There are plenty of other novels, too, where a character discovers that a friend or loved one is very different from what he or she seemed to be. As always, space only allows me to mention a few. Which ones have you enjoyed?


*NOTE: The title of this post is a line from Billy Joel’s The Stranger.

11 comments:

  1. Once again I am humming the song...thankfully I like your musical taste :)

    As for people not being what they seem I can't go past the book I just finished, Linwood Barclay's NEVER LOOK AWAY. In it the main character, a chap called David Harwood, slowly discovers that his wife of 5 years has been hiding a veritable swag of secrets. I really like the way David's reaction to all of it is depicted - he's completely disbelieving to start with and comes up with all sorts of bizarre explanations for the circumstances he finds himself in because all of those are, to him, much more plausible than that his wife was hiding things. It feels like a very natural way to react because everyone likes to think themselves capable of spotting that kind of deception in people they love.

    Thanks for the reminder of The Stepford Wives too, a really great book.

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  2. Bernadette - Thanks for the compliment about my musical taste; in my mind, you can't go wrong with Billy Joel :-).

    And your description of Never Look Away is exactly the kind of thing I'm thinking of. I confess, I haven't read it yet (although I have added it to my TBR list (so thank you for that!!! - hmph ;-)). It's interesting that you describe David's reaction as you do. I think it's 100% authentic that a husband (or wife, come to that) would start with disbelief, then think of anything - anything at all - rather than the possibility that a spouse has been deceitful. You're right that most of us would not want to face the fact that we didn't realise a loved one could deceive us.


    I agree about The Stepford Wives, too. It is a classic suspenseful novel. Folks, if you haven't read it, do check it out.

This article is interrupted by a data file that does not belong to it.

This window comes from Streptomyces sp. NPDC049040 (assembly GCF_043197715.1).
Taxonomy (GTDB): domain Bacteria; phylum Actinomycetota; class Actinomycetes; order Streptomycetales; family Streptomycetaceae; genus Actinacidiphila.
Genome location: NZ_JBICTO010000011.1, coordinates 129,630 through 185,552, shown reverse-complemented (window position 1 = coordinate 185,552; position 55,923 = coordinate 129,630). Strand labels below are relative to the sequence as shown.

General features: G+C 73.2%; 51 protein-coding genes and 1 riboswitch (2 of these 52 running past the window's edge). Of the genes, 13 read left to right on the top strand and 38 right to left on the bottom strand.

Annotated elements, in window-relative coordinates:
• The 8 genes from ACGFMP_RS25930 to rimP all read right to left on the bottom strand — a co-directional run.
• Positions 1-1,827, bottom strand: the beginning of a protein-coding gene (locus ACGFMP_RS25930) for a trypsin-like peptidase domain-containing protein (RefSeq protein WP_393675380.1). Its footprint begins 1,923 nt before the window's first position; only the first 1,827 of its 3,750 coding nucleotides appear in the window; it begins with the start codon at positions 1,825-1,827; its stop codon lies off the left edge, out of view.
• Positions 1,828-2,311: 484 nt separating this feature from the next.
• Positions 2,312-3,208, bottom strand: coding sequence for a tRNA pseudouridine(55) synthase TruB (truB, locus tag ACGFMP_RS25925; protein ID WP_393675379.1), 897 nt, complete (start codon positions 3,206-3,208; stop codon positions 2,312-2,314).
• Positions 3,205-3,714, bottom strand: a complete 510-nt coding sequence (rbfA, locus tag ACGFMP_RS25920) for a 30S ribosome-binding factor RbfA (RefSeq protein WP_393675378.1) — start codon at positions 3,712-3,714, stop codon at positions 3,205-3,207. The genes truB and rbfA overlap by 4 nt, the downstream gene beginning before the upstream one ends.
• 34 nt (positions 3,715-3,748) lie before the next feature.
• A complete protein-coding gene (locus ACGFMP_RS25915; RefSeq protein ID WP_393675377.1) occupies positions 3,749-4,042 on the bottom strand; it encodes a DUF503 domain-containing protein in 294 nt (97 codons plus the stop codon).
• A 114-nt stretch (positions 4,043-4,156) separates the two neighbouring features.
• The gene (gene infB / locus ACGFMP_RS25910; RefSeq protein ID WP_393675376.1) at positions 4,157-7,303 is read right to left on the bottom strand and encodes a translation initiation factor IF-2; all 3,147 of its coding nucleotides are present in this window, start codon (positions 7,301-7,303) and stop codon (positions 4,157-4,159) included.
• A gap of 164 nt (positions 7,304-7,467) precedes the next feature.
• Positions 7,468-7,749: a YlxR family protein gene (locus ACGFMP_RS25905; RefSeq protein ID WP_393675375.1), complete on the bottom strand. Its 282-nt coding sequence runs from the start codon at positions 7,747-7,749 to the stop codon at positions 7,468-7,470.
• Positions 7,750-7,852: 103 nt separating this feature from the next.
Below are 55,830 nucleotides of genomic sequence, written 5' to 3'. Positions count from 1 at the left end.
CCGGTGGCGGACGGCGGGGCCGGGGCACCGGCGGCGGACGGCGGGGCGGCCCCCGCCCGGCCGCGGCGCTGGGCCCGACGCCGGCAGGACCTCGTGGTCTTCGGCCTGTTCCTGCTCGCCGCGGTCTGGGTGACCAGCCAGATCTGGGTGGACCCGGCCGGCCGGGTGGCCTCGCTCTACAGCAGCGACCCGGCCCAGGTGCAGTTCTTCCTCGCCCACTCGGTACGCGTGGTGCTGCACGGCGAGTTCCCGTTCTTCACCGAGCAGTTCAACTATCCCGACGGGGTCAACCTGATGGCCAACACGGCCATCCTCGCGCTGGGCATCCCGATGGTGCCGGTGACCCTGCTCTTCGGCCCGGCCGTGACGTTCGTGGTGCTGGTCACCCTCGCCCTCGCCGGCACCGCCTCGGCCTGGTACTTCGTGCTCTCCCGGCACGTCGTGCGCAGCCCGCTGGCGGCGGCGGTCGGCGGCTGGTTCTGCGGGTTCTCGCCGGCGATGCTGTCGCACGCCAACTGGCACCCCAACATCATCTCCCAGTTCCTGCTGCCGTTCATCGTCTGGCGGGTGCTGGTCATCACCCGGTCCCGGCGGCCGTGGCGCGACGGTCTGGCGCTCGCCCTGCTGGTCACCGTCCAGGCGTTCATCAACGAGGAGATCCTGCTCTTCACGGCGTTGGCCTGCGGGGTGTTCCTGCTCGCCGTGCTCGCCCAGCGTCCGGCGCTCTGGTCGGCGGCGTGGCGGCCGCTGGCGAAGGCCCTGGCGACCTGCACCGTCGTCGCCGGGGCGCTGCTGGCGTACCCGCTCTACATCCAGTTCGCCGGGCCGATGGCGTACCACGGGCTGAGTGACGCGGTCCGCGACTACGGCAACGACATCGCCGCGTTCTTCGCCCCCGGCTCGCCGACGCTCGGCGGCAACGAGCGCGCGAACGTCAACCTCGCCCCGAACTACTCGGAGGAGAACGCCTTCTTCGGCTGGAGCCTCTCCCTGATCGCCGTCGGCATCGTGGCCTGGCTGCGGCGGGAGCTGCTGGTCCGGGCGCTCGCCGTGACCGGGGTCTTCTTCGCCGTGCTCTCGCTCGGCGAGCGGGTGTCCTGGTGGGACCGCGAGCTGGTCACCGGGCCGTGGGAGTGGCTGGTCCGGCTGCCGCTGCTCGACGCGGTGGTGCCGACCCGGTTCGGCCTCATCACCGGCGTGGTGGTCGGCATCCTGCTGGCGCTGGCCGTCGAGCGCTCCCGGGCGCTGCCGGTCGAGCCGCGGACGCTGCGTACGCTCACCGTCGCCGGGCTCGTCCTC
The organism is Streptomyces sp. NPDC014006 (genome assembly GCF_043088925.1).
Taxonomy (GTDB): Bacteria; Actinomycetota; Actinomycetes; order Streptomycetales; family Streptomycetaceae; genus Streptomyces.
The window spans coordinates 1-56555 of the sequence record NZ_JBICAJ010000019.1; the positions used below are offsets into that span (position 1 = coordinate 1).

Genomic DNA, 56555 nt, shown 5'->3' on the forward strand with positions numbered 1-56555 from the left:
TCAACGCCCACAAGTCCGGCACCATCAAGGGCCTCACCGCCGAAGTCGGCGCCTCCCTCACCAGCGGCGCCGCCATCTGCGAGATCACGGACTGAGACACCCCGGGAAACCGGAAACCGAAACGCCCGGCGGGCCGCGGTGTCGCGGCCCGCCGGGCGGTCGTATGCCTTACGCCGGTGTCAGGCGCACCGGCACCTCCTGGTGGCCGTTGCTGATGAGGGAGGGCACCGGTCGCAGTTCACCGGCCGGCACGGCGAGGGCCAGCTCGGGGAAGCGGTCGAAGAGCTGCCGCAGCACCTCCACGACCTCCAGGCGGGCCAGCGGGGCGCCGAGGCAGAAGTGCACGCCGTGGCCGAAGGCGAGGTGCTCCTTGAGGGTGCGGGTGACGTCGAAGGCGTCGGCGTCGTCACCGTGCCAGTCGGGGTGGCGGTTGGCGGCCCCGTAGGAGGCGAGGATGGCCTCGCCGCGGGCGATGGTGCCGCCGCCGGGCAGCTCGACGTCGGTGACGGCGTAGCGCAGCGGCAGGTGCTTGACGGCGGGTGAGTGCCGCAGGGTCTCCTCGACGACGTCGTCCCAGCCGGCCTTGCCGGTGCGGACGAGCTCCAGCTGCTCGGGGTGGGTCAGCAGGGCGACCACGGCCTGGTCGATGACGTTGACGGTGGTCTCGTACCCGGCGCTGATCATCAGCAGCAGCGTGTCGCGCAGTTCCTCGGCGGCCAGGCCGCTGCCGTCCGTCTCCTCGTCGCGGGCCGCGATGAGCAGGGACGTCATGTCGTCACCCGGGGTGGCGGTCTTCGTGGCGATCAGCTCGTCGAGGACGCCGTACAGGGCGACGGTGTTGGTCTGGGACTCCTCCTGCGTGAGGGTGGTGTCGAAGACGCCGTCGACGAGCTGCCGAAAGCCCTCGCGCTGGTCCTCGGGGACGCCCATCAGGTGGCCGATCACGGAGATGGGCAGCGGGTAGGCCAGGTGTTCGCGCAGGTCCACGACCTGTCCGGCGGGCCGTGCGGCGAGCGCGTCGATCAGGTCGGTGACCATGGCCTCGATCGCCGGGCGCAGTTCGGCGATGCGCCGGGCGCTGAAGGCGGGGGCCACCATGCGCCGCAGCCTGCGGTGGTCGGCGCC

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  3. Wow, great subject. I was talking with my husband today about my poison post and he told me I know too many ways to kill someone. I laughed and told him I could never kill anyone, I didn't have it in me but I think about all the killings in the world and most in N. America happen between family members and people who have known each other for the longest time. Sad.

    But, I still would never kill anyone.

    CD

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  4. Clarissa - Thanks :-) I can't imagine ever killing anyone, either, which is odd, because I'm busy killing people right now in my WIP. But in real life? No. And yet, as you say, most people are killed by someone they know and often love. That's both odd and bitterly ironic, isn't it?

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  5. Another great topic and equally great post, Margot.
    The example that springs to mind immediately is the older daughter in law in Pocketfull of Rye hiding a secret nobody even suspected.

    And Clarissa, I can't imagine you killing anyone. More than anything else, if you intended killing someone you would not flaunt the knowledge ;-)

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  6. Great post, and I agree with Bernadette that Never Look Away (which I, too, have recently finished) is a great example of this. There is another very good example in the book I finished most recently, Gone by Mo Hayder, but I shall say no more.